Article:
Minimizing U.S. Income Taxation:
- Exploring strategies to benefit from the step-up in basis of assets to their fair market value so that only appreciation will be taxable once client becomes a U.S. tax resident
- Accelerating income and accelerating recognition on account receivables prior to becoming a U.S. tax resident
- Accelerating gain in appreciated assets (real estate assets, artwork, corporate stocks, options, etc.) prior to becoming a U.S. tax resident
- Deferring losses until after a client becomes a U.S. tax resident
- Disposing or restructuring foreign corporations with passive income to avoid “Subpart F” and other applicable regimes
- Planning with trusts as a non-resident can make irrevocable gifts to non-U.S. persons in trusts with proper structuring and avoid U.S. income taxes on future income earned by the trust and U.S. gift and estate taxes on transfer of such assets
Minimizing Exposure to the U.S. Gift & Estate Taxation:
- Planning with irrevocable discretionary U.S. trusts for the benefit of taxpayer or family members to ensure that assets will not be subject to U.S. estate tax on the taxpayer’s death (life insurance could be purchased to minimize income tax as well)
- Planning with foreign irrevocable trusts
- Planning with gifts to U.S. persons and between spouses prior to becoming U.S. tax resident
The following are strategies to minimize U.S. transfer taxes on an immigrant’s gratuitous transfers of property. Because determining domicile depends on a person’s subjective intent, a nonresident alien should be careful to take these steps before he or she begins to live in the United States, even with a definite present intention to leave.
1. Accelerate gifts
Gifts of non-U.S. property will not be taxed to a non-U.S. domiciliary. However, the gift tax will apply to all gratuitous transfers while a person’s domicile is the United States, regardless of where in the world the property is located. Consequently, a non-U.S. domiciliary should make gifts of non-U.S. property before establishing domicile in the United States.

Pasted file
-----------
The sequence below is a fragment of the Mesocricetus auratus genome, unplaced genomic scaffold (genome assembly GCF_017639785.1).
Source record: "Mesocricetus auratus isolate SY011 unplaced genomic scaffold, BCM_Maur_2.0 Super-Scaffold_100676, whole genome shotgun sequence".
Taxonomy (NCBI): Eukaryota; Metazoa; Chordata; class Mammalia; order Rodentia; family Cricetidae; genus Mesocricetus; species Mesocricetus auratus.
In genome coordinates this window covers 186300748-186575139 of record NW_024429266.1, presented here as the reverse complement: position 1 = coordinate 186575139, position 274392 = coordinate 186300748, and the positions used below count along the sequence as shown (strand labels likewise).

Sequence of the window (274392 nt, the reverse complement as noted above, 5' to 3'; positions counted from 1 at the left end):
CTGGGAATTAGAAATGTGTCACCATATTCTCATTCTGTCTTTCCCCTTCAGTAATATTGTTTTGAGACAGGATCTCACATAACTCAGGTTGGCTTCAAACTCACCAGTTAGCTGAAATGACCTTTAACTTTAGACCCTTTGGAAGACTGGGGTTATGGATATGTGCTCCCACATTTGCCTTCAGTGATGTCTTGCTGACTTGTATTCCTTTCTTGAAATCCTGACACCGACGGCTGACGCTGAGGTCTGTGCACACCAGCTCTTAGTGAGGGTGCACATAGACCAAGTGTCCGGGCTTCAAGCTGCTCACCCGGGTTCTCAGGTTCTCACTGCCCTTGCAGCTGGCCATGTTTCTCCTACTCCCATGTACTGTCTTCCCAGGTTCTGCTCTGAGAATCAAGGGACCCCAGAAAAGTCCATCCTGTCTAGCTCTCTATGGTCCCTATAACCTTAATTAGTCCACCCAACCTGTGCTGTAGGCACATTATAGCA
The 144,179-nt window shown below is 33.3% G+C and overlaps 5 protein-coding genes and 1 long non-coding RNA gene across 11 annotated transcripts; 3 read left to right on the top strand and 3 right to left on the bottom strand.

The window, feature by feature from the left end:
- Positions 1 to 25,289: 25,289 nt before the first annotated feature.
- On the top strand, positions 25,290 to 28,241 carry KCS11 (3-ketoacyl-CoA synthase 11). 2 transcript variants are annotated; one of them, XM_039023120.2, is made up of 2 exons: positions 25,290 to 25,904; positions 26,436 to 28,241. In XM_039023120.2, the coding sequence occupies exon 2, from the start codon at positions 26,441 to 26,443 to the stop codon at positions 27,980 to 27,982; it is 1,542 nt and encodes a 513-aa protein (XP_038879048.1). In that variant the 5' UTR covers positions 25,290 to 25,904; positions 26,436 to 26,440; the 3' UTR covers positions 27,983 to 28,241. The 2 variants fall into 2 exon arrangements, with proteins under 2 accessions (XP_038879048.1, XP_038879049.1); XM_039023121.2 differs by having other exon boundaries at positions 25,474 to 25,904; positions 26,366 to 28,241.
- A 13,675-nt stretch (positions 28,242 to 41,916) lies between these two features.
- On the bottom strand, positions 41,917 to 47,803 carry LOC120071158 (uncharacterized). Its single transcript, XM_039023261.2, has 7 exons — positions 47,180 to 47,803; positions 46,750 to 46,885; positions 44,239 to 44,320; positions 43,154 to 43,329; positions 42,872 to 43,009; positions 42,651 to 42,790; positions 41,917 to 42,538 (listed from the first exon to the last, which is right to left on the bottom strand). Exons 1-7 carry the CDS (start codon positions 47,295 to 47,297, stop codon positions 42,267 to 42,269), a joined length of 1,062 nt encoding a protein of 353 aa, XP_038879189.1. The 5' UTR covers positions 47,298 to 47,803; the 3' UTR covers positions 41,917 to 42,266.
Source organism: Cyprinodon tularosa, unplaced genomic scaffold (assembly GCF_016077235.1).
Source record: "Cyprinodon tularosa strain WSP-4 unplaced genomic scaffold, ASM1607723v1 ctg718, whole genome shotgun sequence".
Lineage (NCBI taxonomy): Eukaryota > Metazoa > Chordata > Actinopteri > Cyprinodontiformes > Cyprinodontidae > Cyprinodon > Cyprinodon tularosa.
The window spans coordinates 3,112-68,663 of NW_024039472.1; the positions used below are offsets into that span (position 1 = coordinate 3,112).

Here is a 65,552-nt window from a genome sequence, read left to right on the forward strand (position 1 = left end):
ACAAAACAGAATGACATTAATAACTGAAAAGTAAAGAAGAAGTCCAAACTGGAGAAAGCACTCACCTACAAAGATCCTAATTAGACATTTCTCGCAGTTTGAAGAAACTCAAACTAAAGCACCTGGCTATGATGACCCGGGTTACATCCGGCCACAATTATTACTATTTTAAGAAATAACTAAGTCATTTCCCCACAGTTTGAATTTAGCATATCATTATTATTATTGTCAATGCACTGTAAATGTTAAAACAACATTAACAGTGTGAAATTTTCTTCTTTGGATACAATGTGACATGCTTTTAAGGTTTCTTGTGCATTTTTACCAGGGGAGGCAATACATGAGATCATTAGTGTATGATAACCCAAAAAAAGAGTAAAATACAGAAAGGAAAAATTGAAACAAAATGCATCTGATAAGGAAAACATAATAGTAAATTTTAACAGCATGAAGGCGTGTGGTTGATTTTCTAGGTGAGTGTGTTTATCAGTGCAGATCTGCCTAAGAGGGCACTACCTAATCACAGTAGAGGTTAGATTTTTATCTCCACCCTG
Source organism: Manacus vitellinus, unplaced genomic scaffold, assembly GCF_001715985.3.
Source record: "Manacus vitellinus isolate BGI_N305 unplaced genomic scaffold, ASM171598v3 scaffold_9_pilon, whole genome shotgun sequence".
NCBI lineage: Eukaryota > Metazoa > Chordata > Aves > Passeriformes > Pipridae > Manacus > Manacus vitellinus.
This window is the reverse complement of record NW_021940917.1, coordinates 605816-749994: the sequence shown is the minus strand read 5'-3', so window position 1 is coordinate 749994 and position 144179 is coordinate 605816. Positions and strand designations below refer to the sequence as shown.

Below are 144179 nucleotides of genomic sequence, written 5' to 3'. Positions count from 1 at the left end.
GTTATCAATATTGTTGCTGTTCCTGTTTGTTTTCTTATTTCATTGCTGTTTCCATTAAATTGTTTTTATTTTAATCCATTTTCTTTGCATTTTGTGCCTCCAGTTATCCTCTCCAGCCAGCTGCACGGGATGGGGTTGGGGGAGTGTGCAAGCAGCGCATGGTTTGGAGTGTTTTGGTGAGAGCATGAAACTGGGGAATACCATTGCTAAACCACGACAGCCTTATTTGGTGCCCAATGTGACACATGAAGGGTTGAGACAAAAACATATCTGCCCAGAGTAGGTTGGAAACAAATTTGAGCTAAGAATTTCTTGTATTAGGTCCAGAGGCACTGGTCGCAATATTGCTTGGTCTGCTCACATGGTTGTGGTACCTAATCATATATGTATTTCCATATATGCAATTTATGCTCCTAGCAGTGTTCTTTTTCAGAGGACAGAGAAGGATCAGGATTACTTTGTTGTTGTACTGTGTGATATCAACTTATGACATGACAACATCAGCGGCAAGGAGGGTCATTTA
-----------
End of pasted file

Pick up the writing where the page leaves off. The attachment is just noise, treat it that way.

Curiously, stock in a U.S. corporation is not considered U.S. property for purposes of the gift tax, but it is for purposes of the estate tax.27This means that if a non-U.S. domiciliary gratuitously transfers shares in a U.S. corporation before immigrating, he or she will not be subject to the gift tax on that transfer, and will remove the stock from his or her gross estate for purposes of the estate tax.
Example: A non-U.S. domiciliary owns 100 shares of stock in a U.S. corporation and non-U.S. rental real estate. If he becomes a U.S. domiciliary and keeps those assets until he dies, each will be included in his gross estate for estate tax purposes, subject to up to a 40% tax. However, if before becoming a U.S. domiciliary, he gratuitously transfers each asset to another person, then the assets, and the income generated by them during his life, will not be included in his gross estate.
2. Establish a foreign trust before immigrating
In addition to the income-tax benefits of a foreign trust discussed earlier, establishing a foreign trust before immigrating to the United States also has transfer-tax benefits. The gratuitous transfer of non-U.S. property to the trust will not be subject to the U.S. gift tax if completed before the transferor establishes domicile in the United States.
Additionally, the property owned by the trust will not be included in the transferor’s gross estate for estate-tax purposes. This means that the property transferred, and any income generated by it during the transferor’s life, will not be subject to the U.S. estate tax when he or she dies.
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Unlike in the context of the U.S. income tax, the foreign trust does not need to be established more than five years prior to immigrating to the United States. Consequently, even if it is not feasible to establish a trust more than five years prior to immigrating, there are still advantages to doing so.
Example: A non-U.S. domiciliary established a foreign trust in January 2012 using all non-U.S. property. In March 2016, she became a U.S. domiciliary. Although the trust’s income will be taxed to her, she will not be subject to the U.S. gift tax for the initial transfer of property, and the property owned by the trust will not be subject to the U.S. estate tax when she dies.
State and Local Taxes
In addition to the federal taxes discussed above, those planning to immigrate to the United States must be mindful of the additional state and local taxes to which they will become subject. These taxes vary by state and locality, and may include income taxes, sales taxes, property taxes, gift taxes, and inheritance or estate taxes.
Because each state and locality has its own blend of taxes, the prospective immigrant should compare the tax regimes in each state and locale to which he or she is considering moving to determine where his or her taxes will be lowest.
Pre-Immigration Tax Planning Resources: